Apple iPad 2: hands on
To appreciate the new iPad you need to get your hands on one, Steve Jobs said. So we did.
The new iPad is an evolution from its predecessor, not a revolution. That was the word that began to seep out in the build up to yesterday’s launch and so it has proved. However, that’s not to say that it isn’t a very impressive device.
The iPad 2 is strikingly thin and though it isn’t that much lighter than the original iPad, its slender form makes it feel less hefty overall.
The improvement in the form factor is similar to the change between the early iPod touch and the more recent model but in the iPad's case the difference is even more stark.
I never really liked the white version of the iPhone 4 - yes, I was one of the lucky few to have seen one - but the white iPad 2 looks good and is bound to be very popular. I'd still prefer black, personally.
The new tablet, which is running a new version of Apple’s iOS, feels faster. Apps open and close very quickly and even switching between screens seems faster.
The difference is subtle because the original iPad never really felt slow but there seems to be an extra zip to things on the new device.
The changes powering that speed are hidden away inside; more obvious are the two cameras, one on the front and a second on the back.
I’m not entirely convinced of the need for a camera on the back of the device. The iPad is certainly not an obvious gadget to use for taking photos, though it’s possible that app developers will find a use for the rear camera, perhaps for augmented reality.
The front-facing camera is a more obvious addition. FaceTime works brilliantly but it’s Photo Booth that really shows what the device can do.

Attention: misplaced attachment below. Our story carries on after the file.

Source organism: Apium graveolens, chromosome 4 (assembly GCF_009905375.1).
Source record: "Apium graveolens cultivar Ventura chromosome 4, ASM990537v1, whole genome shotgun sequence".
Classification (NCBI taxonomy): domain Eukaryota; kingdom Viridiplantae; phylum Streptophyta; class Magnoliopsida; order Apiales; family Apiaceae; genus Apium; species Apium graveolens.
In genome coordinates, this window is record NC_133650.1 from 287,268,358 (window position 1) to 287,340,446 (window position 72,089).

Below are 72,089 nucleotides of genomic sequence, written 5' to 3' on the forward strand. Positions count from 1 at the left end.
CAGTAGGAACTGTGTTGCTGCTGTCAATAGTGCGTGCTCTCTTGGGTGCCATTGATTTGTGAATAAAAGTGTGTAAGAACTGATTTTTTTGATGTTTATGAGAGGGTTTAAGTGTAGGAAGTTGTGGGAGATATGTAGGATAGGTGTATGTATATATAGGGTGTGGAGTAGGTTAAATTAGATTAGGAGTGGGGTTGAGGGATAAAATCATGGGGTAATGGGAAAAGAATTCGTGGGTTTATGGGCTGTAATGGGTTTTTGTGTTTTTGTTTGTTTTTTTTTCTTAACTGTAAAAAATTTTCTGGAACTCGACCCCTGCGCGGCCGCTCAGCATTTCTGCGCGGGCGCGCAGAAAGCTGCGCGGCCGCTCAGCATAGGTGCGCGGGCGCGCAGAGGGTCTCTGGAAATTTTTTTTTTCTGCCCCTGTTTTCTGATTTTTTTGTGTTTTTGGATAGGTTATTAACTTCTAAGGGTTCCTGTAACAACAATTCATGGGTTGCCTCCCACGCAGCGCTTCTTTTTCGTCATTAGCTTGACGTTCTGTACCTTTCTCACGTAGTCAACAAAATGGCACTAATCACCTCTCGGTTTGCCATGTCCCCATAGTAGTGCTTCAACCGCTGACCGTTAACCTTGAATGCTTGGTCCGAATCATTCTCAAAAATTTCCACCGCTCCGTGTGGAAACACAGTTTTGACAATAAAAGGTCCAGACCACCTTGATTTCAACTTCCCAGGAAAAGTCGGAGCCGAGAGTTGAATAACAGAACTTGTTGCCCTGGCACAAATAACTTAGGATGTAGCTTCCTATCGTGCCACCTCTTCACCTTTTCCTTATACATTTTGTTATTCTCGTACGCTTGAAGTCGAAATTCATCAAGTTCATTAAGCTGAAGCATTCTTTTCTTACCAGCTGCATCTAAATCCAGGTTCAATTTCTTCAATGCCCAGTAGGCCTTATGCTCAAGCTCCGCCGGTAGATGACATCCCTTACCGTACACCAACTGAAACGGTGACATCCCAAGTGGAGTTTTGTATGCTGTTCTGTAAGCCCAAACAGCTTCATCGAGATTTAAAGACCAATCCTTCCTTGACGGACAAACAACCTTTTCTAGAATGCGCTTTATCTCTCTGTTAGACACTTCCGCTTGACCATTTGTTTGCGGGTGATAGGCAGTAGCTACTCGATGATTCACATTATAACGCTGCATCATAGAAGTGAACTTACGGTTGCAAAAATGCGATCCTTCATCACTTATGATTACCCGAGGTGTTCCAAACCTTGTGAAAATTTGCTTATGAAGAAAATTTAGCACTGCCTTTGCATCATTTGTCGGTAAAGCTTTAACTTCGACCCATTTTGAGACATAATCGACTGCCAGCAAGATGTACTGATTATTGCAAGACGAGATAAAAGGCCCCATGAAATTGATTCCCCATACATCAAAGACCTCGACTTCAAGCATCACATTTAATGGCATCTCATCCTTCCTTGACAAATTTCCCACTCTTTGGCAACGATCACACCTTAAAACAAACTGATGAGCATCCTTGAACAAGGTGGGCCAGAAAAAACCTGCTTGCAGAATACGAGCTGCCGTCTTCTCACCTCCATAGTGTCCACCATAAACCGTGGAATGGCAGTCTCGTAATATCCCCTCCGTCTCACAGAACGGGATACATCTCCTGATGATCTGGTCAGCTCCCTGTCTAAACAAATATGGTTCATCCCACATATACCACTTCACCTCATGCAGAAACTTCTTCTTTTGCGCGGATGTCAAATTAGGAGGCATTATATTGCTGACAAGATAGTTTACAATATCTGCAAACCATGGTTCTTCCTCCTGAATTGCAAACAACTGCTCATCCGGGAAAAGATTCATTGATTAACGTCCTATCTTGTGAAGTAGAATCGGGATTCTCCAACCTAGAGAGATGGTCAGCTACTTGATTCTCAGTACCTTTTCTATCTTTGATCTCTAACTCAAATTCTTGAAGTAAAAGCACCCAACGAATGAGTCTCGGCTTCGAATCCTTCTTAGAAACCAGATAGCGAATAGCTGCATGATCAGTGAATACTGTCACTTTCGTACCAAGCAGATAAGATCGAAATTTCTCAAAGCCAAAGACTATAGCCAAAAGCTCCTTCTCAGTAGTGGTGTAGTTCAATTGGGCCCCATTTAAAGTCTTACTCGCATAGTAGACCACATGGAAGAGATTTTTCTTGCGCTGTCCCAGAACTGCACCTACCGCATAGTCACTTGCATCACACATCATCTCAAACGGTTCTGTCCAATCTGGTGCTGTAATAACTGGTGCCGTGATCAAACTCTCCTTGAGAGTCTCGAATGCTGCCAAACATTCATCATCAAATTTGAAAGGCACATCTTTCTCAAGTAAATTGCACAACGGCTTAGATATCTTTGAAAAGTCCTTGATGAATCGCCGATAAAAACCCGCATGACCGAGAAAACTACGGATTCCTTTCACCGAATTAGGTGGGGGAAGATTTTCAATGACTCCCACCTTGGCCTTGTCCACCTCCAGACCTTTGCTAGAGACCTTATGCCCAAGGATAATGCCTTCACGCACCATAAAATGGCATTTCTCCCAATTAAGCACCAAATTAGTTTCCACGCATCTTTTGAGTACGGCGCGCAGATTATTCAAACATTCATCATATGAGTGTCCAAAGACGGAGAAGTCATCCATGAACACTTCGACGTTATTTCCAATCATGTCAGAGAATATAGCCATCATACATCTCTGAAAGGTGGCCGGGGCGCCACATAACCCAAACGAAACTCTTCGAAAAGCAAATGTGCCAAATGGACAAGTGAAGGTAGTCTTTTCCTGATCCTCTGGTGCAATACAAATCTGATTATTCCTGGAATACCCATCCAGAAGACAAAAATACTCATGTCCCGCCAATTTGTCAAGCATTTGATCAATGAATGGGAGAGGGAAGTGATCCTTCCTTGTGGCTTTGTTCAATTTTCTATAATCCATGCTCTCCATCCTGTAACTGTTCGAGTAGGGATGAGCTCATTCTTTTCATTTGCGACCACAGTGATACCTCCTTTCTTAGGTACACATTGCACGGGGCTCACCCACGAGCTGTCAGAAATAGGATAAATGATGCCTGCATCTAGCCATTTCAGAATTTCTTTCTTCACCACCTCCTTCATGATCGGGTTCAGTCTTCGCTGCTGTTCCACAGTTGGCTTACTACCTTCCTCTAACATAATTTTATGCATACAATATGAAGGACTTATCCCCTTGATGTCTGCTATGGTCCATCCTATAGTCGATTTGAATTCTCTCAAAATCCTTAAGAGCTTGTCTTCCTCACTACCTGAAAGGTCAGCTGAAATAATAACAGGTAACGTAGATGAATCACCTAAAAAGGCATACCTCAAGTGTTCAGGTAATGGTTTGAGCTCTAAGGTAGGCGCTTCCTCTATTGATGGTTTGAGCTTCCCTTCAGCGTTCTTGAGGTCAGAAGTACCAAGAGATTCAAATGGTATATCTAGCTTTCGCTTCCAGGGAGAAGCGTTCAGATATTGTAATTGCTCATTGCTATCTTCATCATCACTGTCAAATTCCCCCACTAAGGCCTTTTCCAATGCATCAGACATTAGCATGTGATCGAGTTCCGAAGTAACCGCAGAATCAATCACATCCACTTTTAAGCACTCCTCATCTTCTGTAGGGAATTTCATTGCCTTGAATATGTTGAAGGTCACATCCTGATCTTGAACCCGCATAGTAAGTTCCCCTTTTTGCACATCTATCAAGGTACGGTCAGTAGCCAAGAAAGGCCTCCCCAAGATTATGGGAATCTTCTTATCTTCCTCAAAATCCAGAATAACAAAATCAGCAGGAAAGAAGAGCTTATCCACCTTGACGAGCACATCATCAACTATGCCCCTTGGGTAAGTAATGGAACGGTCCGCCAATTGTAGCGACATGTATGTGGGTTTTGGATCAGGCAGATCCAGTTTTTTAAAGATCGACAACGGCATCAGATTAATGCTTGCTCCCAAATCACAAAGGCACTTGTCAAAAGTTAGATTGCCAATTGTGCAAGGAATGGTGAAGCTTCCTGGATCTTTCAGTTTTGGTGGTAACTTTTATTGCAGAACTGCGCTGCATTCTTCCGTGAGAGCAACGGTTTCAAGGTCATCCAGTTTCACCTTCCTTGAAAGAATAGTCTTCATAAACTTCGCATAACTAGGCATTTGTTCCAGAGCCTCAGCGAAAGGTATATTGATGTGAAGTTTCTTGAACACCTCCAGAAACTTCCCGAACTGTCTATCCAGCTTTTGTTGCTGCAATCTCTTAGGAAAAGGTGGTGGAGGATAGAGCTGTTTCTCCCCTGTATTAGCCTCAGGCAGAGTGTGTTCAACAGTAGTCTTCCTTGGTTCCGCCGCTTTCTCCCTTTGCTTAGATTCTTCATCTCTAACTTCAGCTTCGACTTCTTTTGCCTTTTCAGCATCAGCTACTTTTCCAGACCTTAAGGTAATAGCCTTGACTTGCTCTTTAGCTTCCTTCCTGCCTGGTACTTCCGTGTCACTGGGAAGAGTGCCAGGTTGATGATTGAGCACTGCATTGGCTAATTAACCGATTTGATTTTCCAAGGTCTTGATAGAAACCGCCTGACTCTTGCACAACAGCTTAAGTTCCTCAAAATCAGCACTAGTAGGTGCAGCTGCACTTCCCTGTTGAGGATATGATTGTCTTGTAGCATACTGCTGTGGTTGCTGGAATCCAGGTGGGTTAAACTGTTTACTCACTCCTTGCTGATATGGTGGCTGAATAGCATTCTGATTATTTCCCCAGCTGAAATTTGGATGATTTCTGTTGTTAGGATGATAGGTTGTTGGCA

The photo app, which lets you play around with funny self portraits, shows several realtime videos of you at once, each with different effects applied. The app is a trivial one but this bit shows the power of the device.
The new Smart Cover is one of the highlights, perhaps because it's something we've never seen before. Its magnetic hinges fix it to the side of the iPad and it slips into place over the screen, putting the device to sleep as it does so.
Lift the cover off and the iPad wakes up. The cover then rolls up to form a handy stand to put the iPad in position for typing or watching a video.
It's the sort of thing that Apple's critics will dismiss as gimmickry but it's actually a very clever solution to the problem of protecting the iPad screen without adding too much bulk to the device.
The time that I had with the iPad 2 was nowhere near enough to form a detailed impression. I want to try it with a range of apps to get a sense of how performance has improved and I’d like to sit on the sofa with it for an hour so that I can tell how much lighter it feels in practice.
One thing’s for sure: I’ve had long enough with it to know that I’d like use it more.